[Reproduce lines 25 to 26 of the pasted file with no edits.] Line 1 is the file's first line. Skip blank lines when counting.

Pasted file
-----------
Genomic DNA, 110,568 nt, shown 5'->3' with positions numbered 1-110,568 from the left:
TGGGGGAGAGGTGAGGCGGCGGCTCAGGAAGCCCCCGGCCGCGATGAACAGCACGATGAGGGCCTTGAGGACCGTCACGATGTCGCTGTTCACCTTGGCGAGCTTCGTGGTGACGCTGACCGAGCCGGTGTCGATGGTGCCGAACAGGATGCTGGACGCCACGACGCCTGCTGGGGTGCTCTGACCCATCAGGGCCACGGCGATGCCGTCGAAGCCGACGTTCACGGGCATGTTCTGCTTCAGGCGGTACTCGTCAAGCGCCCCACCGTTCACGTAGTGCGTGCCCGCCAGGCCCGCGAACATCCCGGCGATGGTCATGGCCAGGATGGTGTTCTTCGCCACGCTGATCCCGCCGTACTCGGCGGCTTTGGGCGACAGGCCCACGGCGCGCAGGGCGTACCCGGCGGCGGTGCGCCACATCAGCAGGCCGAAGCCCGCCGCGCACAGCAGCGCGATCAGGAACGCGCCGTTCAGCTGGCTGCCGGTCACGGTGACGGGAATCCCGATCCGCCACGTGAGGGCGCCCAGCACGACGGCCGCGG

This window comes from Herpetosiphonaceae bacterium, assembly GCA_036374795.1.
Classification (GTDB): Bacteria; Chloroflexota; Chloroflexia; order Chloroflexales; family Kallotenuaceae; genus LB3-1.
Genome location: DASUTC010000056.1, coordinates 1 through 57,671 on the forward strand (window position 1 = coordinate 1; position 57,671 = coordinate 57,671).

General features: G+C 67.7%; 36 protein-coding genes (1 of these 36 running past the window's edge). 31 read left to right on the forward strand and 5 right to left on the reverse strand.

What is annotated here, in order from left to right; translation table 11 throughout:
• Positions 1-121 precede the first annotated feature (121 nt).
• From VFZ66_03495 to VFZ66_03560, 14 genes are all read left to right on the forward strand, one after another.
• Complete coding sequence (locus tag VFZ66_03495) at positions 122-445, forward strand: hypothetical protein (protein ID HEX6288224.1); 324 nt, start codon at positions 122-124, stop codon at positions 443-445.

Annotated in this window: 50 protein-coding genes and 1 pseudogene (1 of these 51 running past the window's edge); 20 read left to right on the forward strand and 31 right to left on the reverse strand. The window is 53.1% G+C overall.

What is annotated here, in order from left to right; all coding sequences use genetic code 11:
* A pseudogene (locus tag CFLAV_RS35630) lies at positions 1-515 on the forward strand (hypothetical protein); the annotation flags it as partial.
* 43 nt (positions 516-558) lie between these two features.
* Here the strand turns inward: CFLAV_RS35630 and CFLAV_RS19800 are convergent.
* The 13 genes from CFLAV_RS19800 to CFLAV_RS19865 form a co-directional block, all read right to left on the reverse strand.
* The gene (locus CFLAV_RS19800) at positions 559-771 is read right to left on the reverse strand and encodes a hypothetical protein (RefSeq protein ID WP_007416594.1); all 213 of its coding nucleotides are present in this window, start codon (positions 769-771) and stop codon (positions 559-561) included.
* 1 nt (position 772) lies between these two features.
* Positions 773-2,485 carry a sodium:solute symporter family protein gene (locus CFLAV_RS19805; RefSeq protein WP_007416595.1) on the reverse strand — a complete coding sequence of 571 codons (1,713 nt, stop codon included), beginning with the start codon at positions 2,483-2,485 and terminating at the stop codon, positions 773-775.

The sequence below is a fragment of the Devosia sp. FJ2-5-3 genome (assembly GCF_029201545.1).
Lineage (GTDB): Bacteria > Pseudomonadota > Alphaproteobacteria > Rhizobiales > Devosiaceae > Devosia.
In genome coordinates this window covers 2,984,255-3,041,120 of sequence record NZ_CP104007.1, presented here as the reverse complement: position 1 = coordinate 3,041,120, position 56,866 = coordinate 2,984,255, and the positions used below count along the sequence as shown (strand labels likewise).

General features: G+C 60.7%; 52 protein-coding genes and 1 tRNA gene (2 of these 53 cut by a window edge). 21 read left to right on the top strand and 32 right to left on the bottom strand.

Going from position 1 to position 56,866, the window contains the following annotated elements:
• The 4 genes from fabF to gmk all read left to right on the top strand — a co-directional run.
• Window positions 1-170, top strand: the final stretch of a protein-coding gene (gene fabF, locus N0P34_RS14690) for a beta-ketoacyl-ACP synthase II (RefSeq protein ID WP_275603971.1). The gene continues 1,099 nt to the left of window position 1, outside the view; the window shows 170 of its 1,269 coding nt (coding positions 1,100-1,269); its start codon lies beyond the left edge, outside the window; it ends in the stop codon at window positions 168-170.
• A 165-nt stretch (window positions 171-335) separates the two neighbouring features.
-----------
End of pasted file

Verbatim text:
• The 4 genes from fabF to gmk all read left to right on the top strand — a co-directional run.
• Window positions 1-170, top strand: the final stretch of a protein-coding gene (gene fabF, locus N0P34_RS14690) for a beta-ketoacyl-ACP synthase II (RefSeq protein ID WP_275603971.1). The gene continues 1,099 nt to the left of window position 1, outside the view; the window shows 170 of its 1,269 coding nt (coding positions 1,100-1,269); its start codon lies beyond the left edge, outside the window; it ends in the stop codon at window positions 168-170.